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Why is Handel’s Messiah so popular after nearly 300 years?

Could any single piece of music be more popular and performed than Handel’s Messiah?

Yes, Beethoven’s Fifth Symphony and Pachelbel’s Canon take in some pretty good numbers, but it’s hard to find anything more ingrained as a holiday tradition than Messiah, including two performances by The Florida Orchestra and Master Chorale of Tampa Bay on Dec. 8 & 9 at the Straz Center and Mahaffey Theater.

Like Tchaikovsky’s Nutcracker, Handel’s matchless wonder is a big draw for organizations, a challenge for performers, and much-loved by listeners. But what makes this 282-year-old grand oratorio so popular?

For one thing, Handel knew how to write a good tune, and Messiah has gobs of them. But more than melodies, it reflects something much deeper, says TFO Music Director Michael Francis.

“For me, it’s the great and complex story of the most significant book of all time, the most influential story of all time,’’ he says. “The subject matter is huge.’’

Some might argue that we hear too much Messiah and its ubiquitous Hallelujah chorus. Francis says it’s a mindset.

“It’s important to keep coming back to great works of art because we look at them at different angles as we change, as we get older,’’ he adds. “For that reason, it’s become a deep part of our tradition. It gives structure to the narrative of our life, and I find certain movements become more moving and encouraging as time passes. Aside from that, it’s a sensationally beautiful piece of music.’’

Messiah is an oratorio, a large-scale work based on sacred text, but without sets, costumes, or action. Drawing from the Old and New Testaments, Handel designed it in three sweeping sections: Prophecy and Fulfillment, Suffering, and Redemption. Although religious, its message remains universal, and Handel intended it for the concert hall, not the church. Its theatricality is another reason for its popularity.

Handel also wrote Messiah in English, rather than German or Italian, which appealed to the middle class in England and Ireland, where the work first appeared back in the mid-1700s. This also made it easy to digest in the United States, and choral societies quickly got on the Messiah bandwagon.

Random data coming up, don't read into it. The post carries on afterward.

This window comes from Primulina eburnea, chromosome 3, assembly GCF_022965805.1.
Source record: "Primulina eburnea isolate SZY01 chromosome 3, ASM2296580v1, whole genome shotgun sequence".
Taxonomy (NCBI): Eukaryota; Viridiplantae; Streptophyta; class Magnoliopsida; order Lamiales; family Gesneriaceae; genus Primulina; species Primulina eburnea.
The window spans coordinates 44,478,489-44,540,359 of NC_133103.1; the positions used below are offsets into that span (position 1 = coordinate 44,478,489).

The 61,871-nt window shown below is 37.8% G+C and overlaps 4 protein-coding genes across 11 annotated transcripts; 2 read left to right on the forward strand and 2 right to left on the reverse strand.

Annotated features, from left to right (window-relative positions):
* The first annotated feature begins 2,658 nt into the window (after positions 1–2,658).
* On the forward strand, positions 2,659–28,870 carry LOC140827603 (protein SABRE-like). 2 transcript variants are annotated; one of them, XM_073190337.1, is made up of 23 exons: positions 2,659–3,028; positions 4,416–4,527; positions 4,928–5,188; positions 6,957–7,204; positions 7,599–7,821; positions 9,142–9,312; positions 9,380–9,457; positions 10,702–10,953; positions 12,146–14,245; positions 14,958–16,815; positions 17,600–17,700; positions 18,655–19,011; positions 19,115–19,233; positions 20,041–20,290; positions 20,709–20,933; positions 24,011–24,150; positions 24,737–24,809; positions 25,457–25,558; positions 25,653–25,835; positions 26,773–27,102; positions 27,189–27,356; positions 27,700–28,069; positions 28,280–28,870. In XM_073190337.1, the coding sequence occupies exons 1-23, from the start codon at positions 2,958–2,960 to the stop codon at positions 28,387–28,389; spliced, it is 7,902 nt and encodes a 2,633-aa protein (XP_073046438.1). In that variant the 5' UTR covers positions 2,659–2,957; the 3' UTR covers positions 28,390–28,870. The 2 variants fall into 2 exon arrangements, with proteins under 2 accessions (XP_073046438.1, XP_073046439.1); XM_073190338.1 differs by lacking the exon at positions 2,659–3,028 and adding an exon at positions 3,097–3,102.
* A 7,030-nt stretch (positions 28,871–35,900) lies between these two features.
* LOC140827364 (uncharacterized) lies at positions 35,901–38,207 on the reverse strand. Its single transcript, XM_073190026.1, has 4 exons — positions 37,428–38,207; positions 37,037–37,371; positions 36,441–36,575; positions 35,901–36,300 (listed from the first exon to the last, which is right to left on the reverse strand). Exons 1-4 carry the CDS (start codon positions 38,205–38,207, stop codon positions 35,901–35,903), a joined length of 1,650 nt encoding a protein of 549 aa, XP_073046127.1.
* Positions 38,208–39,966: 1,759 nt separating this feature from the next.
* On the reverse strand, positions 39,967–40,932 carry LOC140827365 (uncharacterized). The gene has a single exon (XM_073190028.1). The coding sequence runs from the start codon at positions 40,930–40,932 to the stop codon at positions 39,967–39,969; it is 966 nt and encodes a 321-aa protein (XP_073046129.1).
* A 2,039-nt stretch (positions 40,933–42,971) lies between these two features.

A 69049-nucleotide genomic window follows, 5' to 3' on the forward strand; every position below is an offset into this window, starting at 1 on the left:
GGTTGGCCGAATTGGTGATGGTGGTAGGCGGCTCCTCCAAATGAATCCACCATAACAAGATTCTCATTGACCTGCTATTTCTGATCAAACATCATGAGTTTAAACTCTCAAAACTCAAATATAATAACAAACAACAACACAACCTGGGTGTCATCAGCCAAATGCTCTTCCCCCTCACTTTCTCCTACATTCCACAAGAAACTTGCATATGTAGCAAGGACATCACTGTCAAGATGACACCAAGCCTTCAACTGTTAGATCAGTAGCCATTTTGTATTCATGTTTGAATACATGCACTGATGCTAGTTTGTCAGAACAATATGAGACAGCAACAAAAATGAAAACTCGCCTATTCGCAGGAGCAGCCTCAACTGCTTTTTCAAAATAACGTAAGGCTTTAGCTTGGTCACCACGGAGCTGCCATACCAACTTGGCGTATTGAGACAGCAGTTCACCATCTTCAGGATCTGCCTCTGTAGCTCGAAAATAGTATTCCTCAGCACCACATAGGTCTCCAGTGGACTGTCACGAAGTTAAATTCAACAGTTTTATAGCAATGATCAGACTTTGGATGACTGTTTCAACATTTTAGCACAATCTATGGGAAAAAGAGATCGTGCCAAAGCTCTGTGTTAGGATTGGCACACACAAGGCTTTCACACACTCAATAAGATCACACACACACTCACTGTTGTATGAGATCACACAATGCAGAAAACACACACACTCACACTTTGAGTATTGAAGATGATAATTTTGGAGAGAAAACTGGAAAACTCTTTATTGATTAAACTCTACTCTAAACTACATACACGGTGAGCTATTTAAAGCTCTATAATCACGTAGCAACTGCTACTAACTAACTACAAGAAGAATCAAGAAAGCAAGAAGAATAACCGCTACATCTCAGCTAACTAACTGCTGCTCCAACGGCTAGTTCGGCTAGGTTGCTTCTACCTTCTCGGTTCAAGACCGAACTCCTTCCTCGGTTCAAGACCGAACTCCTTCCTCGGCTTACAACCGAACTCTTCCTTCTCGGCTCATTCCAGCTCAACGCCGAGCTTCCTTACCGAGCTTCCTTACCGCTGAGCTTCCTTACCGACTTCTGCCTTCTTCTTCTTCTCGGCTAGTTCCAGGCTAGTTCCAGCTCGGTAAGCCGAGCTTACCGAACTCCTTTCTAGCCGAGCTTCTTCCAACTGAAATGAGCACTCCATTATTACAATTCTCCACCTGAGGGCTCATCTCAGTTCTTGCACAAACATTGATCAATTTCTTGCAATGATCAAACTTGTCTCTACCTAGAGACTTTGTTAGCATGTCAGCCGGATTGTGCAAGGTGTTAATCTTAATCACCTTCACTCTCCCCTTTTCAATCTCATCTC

Musically, the score is a hodgepodge of styles, including Italian (recitative), French (overture), English (anthem) and German (fugal) influences. Handel was, after all, a man of the world.

He also poured his soul into composing Messiah at a difficult period in his life. Several of his Italian operas at the time had been duds, costing him enough to nearly be thrown into debtor’s prison. So he did what any good composer would do: He locked himself in a room and pouted awhile, then began writing in a burst of white-hot inspiration. Trance-like, he finished the score in a remarkable 24 days, going for long periods without food or sleep.

After completing the Hallelujah chorus, he wrote that he “saw heaven before me and the great God himself.” Evidence of this inspiration can be seen on the facsimile of the original score: Notes become increasingly large and spaced apart, as if written in a fury.

The full score is a handful, to say the least. It includes 53 sections spanning 2-1/2 hours. Many productions cut it down, but keep the favorites, such as Comfort Ye My People, For Unto Us A Child Is Born, and the Hallelujah chorus. There are so many favorites, in fact, that editing the work is more challenging than performing it in full.

This brings us to the business of standing during that famous Hallelujah chorus, a tradition said to have begun in 1743, when King George II rose from his seat, enthralled by the beauty of the music. Not wanting to offend the king, the audience also stood – or so the story goes.

Scholars are divided on this tale, and some say it’s a myth. But if people want to stand up and sing together, that’s a good thing, and Handel no doubt would give his nod of approval.

Kurt Loft is a St. Petersburg-based freelance writer and former classical music critic for The Tampa Tribune.

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